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Will LiFi replace WiFi? IT ministry finds out if light can power the internet

29 January, 2018

The country’s IT ministry has successfully tested LiFi – a wireless commmunication technology – in a pilot jointly conducted with the Indian Institute of Technology-Madras and lighting company Philips India.

LiFi, or light fidelity, aims to replace WiFi by using lights to transmit internet signals. Light emitting diodes (LEDs) are used as visible light transmitters.

According to a report in The Economic Times, the ministry tested the technology using LED bulbs and light spectrum to transmit data. LiFi speeds can touch as much as 10 GB per second over a 1-km radius.

The report stated that the technology was being tested as part of efforts to cover areas that cannot be reached by the existing fiber network.

Harold Haas, a professor of mobile communications at University of Edinburgh, had pioneered the technology. According to a research paper by the institution, LiFi can fulful two functions: high speed wireless networking and illumination.

LiFi supports multiuser access and handover to enable mobile services, the paper showed.

LiFi could be used in India’s upcoming Smart Cities – where IT will be the primary infrastructure – according to Neena Pahuja, director general of the Education and Research Network (ERNET), an autonomous scientific society under the IT ministry.

Pahuja was quoted as saying that the underlying theme of these Smart Cities will be Internet of Things (IoT) for modern city management and these areas will be connected by LED bulbs.

Pahuja added that the ministry soon plans to test the new technology in an open environment in collaboration with the Indian Institute of Science, Bengaluru.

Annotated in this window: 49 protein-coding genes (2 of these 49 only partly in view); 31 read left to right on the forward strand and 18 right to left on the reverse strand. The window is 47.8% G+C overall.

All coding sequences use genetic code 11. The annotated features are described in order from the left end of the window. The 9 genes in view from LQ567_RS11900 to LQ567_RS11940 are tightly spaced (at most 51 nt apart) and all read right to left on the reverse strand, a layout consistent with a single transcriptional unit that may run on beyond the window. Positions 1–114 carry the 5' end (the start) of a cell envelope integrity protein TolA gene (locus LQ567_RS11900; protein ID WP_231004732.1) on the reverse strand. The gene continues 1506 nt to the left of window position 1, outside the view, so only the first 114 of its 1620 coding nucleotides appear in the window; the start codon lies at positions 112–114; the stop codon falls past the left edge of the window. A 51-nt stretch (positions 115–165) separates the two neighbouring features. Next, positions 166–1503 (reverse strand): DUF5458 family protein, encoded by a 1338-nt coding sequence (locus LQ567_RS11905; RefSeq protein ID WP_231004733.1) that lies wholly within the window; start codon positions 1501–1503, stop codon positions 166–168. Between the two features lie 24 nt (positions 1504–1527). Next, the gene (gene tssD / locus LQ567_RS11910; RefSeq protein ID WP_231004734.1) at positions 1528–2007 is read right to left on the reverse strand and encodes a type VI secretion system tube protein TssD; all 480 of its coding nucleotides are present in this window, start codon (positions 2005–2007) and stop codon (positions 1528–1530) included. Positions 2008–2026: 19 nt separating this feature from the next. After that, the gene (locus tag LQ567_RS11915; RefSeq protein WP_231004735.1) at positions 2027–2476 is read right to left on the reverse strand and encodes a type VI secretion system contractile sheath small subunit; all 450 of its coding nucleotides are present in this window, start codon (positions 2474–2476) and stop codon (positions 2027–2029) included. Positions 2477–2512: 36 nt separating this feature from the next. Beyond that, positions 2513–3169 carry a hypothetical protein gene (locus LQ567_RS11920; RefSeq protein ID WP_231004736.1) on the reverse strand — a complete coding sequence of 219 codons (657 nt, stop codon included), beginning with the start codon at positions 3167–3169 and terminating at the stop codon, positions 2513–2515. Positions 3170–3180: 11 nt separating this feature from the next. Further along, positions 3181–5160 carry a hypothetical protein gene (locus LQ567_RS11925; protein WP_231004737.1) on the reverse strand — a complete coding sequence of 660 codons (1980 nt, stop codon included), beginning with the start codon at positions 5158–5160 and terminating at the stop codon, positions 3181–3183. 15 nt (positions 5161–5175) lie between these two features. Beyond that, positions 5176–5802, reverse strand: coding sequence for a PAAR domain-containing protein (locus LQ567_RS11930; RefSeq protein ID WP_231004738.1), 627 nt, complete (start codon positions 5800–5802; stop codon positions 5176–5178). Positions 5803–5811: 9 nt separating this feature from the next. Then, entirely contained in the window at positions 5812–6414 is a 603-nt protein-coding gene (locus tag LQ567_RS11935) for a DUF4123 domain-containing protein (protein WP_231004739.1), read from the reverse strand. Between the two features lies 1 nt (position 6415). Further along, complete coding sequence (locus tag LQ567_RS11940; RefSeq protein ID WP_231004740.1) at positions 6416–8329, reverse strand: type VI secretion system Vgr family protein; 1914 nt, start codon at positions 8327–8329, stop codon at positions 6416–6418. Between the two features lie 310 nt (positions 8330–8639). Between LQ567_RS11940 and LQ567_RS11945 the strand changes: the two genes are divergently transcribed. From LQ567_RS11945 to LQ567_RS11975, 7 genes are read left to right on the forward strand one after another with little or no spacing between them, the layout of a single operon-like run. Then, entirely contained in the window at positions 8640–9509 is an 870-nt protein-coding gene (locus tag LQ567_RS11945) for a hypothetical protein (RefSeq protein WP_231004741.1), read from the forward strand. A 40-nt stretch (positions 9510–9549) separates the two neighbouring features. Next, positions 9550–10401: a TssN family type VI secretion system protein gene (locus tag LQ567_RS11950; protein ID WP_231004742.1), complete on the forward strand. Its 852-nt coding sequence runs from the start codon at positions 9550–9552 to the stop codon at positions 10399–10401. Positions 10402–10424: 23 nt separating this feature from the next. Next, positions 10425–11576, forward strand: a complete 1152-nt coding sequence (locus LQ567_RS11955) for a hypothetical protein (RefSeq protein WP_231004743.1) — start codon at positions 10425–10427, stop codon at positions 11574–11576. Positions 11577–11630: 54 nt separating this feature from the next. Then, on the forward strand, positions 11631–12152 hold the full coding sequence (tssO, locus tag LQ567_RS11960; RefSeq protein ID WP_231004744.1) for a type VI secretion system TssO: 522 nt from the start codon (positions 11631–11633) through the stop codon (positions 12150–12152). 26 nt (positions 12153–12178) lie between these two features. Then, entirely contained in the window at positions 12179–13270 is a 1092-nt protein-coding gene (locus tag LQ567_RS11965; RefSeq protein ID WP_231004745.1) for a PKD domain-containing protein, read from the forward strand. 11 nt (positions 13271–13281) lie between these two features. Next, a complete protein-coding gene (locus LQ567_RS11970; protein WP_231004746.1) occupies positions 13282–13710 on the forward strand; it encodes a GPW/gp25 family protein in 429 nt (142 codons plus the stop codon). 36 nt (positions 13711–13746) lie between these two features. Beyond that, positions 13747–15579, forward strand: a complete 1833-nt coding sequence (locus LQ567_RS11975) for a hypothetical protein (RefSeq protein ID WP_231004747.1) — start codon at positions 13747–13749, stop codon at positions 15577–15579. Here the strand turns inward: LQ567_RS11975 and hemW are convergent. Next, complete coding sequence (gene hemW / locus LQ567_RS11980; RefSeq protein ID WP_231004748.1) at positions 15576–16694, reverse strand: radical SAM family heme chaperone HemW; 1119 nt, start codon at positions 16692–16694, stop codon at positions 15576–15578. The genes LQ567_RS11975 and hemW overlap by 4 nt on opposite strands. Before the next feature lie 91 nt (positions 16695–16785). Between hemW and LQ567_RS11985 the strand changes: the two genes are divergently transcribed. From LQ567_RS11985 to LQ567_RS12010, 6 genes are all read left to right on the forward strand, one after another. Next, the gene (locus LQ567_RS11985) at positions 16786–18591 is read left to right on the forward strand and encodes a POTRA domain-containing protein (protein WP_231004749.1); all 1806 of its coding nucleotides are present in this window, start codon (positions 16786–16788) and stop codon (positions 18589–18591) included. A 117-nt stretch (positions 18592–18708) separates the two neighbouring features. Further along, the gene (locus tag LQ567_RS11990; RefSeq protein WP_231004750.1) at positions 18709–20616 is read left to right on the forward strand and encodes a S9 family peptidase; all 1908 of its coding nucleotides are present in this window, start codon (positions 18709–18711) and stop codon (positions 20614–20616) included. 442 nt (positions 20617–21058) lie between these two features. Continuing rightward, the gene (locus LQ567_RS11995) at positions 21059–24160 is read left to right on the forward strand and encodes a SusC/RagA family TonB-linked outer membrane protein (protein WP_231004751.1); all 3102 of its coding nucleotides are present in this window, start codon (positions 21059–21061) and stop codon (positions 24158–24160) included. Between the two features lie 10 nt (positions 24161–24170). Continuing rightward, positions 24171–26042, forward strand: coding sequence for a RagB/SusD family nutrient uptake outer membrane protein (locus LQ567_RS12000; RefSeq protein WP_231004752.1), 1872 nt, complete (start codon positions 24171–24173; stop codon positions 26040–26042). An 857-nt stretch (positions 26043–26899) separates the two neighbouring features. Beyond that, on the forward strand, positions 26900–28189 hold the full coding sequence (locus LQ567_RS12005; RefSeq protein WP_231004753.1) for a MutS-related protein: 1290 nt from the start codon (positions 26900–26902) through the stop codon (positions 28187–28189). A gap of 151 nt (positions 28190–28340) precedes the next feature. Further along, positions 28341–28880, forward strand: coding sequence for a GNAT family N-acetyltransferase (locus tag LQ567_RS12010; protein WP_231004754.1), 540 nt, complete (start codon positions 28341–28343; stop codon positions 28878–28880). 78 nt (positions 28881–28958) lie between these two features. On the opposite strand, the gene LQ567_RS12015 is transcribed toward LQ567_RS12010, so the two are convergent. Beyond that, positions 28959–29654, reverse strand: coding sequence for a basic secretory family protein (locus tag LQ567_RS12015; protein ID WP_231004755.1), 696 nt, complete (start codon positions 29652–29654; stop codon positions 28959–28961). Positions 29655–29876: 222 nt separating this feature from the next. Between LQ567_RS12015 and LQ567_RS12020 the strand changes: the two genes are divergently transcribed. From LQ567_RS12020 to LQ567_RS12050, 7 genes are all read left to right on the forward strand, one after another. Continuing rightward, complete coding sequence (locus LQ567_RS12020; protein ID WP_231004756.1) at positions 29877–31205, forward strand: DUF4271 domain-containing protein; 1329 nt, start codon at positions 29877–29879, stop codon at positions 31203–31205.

ERNET had previously conducted the test in a closed environment with IIT-Madras and Philips.

Despite optimism, there are some hurdles to overcome. Pahuja said LiFi is unable to penetrate hard objects and needs a clear line of sight for transmission of signals. She said that a mesh of LED lights could be a possible solution.

Researchers at Bengaluru’s Jawaharlal Nehru Centre for Advanced Scientific Research (JNCASR) have been working on improving the security of LiFi.

JNCASR researchers somewhat agree with Pahuja’s logic of using a mesh of lights to make LiFi transmission better.
“There is no distortion when light bounces of walls but the signal can get attenuated. We can reduce the attenuation to some extent by using more light bulbs, keeping the walls reflective and having large receivers,” professor KS Narayan from the Molecular Electronics Lab at JNCASR, was quoted as saying by The Hindu.

French firm Oledcomm has already started selling LiFi products. The company, which aims to solve internet connectivity issues at home and offices using the new technology, had earlier launched a lamp that works on light fidelity.

Internet connectivity
While the government has been trying to boost internet connectivity through its Digital India programme, several companies such as Google, Microsoft and Facebook have been trying to to develop technologies that will take to the internet to regions that fiber cannot serve.

Google has been working on its Project Loon that looks to deploy internet signals from a network of balloons travelling on the edge of space.

Microsoft had run pilots using its TV Whitespaces technology in a few locations. TV Whitespaces looks to use low-frequency bandwidths of the broadcasting spectrum that remain unused to relay internet signals.

Facebook, meanwhile, has launched a new service called Express WiFi that enables local entrepreneurs to launch WiFi hotspots. It had earlier tried to boost internet outreach in India through its Free Basics programme. However, the country’s telecom regulator had rejected Free Basics over net neutrality concerns.

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Will LiFi replace WiFi? IT ministry finds out if light can power the internet

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